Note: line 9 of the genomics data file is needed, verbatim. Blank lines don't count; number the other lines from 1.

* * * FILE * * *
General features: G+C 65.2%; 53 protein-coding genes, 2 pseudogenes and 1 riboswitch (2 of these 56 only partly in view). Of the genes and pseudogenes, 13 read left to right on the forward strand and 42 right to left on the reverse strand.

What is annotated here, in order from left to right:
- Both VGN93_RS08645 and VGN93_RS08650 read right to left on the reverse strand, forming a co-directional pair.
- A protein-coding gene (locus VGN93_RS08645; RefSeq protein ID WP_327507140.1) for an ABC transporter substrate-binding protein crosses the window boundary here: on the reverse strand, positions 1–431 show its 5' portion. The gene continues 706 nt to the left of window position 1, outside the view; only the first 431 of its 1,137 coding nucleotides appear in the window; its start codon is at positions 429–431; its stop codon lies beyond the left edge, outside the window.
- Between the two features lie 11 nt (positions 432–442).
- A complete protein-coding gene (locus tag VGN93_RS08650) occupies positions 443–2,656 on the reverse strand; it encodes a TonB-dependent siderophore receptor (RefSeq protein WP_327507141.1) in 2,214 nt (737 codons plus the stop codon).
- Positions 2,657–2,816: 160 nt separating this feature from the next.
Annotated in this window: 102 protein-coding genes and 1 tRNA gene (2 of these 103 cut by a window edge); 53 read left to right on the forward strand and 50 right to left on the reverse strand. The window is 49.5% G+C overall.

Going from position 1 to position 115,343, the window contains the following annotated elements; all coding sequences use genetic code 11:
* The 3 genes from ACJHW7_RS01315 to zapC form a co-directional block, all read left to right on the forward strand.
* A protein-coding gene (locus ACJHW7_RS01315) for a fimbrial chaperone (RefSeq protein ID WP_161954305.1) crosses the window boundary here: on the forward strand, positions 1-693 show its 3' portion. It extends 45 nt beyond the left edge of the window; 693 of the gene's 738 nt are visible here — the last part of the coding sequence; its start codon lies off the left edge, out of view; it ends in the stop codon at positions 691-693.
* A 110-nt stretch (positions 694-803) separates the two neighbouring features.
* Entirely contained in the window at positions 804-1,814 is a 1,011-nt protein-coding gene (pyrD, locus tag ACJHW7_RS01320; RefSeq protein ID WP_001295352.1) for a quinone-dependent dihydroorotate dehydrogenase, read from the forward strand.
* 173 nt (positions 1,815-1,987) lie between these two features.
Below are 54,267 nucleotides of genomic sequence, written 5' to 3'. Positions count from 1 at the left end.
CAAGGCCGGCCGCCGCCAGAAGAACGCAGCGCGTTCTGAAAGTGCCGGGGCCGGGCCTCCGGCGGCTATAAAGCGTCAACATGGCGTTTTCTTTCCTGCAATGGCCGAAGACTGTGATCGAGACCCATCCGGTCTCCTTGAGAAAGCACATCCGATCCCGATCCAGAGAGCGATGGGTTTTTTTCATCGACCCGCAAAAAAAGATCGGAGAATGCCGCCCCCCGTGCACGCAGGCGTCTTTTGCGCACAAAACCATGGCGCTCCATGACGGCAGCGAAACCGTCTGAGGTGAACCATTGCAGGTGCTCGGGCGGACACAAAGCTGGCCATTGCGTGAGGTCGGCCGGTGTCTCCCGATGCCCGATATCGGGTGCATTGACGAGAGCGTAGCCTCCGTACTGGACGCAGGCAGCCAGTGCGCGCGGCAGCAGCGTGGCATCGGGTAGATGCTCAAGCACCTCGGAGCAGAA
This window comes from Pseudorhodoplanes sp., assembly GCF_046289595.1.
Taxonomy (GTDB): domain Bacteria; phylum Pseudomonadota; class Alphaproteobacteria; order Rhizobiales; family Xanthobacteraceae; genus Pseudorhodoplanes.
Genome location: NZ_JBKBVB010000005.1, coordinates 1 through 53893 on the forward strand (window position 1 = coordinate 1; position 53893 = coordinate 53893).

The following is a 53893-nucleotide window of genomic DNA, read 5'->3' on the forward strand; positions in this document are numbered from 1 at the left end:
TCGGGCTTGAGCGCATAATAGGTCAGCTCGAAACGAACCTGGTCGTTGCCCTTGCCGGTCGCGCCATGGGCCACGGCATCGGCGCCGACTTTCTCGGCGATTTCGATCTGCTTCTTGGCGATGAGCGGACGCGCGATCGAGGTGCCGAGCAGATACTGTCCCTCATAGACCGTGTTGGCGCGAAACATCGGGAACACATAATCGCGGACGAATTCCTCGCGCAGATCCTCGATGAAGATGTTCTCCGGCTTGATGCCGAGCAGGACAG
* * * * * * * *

Going from position 1 to position 115,343, the window contains the following annotated elements; all coding sequences use genetic code 11: